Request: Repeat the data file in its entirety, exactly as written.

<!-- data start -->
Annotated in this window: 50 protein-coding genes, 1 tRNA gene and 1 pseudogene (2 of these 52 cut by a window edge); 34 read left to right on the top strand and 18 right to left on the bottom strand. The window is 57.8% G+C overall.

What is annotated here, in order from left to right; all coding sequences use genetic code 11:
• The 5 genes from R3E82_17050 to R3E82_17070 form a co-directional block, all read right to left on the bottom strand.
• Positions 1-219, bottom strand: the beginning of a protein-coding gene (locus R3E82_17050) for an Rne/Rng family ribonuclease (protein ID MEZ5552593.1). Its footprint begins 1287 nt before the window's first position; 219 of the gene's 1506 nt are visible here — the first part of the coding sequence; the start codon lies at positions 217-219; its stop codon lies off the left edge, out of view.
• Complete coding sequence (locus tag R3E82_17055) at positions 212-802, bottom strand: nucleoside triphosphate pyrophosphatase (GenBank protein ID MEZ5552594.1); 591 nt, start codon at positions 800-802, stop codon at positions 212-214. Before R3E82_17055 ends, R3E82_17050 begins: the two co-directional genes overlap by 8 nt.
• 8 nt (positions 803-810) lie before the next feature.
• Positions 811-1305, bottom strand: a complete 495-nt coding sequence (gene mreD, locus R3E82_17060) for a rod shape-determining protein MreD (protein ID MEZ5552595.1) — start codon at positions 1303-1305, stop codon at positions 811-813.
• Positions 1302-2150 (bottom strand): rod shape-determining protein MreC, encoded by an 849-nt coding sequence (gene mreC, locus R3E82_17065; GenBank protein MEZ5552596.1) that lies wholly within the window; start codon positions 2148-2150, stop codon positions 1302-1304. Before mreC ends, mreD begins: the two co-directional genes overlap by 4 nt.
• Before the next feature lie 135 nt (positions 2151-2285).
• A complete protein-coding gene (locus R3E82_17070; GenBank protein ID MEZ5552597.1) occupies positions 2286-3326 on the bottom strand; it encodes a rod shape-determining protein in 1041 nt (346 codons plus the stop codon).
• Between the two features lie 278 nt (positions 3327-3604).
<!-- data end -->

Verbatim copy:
Annotated in this window: 50 protein-coding genes, 1 tRNA gene and 1 pseudogene (2 of these 52 cut by a window edge); 34 read left to right on the top strand and 18 right to left on the bottom strand. The window is 57.8% G+C overall.

What is annotated here, in order from left to right; all coding sequences use genetic code 11:
• The 5 genes from R3E82_17050 to R3E82_17070 form a co-directional block, all read right to left on the bottom strand.
• Positions 1-219, bottom strand: the beginning of a protein-coding gene (locus R3E82_17050) for an Rne/Rng family ribonuclease (protein ID MEZ5552593.1). Its footprint begins 1287 nt before the window's first position; 219 of the gene's 1506 nt are visible here — the first part of the coding sequence; the start codon lies at positions 217-219; its stop codon lies off the left edge, out of view.
• Complete coding sequence (locus tag R3E82_17055) at positions 212-802, bottom strand: nucleoside triphosphate pyrophosphatase (GenBank protein ID MEZ5552594.1); 591 nt, start codon at positions 800-802, stop codon at positions 212-214. Before R3E82_17055 ends, R3E82_17050 begins: the two co-directional genes overlap by 8 nt.
• 8 nt (positions 803-810) lie before the next feature.
• Positions 811-1305, bottom strand: a complete 495-nt coding sequence (gene mreD, locus R3E82_17060) for a rod shape-determining protein MreD (protein ID MEZ5552595.1) — start codon at positions 1303-1305, stop codon at positions 811-813.
• Positions 1302-2150 (bottom strand): rod shape-determining protein MreC, encoded by an 849-nt coding sequence (gene mreC, locus R3E82_17065; GenBank protein MEZ5552596.1) that lies wholly within the window; start codon positions 2148-2150, stop codon positions 1302-1304. Before mreC ends, mreD begins: the two co-directional genes overlap by 4 nt.
• Before the next feature lie 135 nt (positions 2151-2285).
• A complete protein-coding gene (locus R3E82_17070; GenBank protein ID MEZ5552597.1) occupies positions 2286-3326 on the bottom strand; it encodes a rod shape-determining protein in 1041 nt (346 codons plus the stop codon).
• Between the two features lie 278 nt (positions 3327-3604).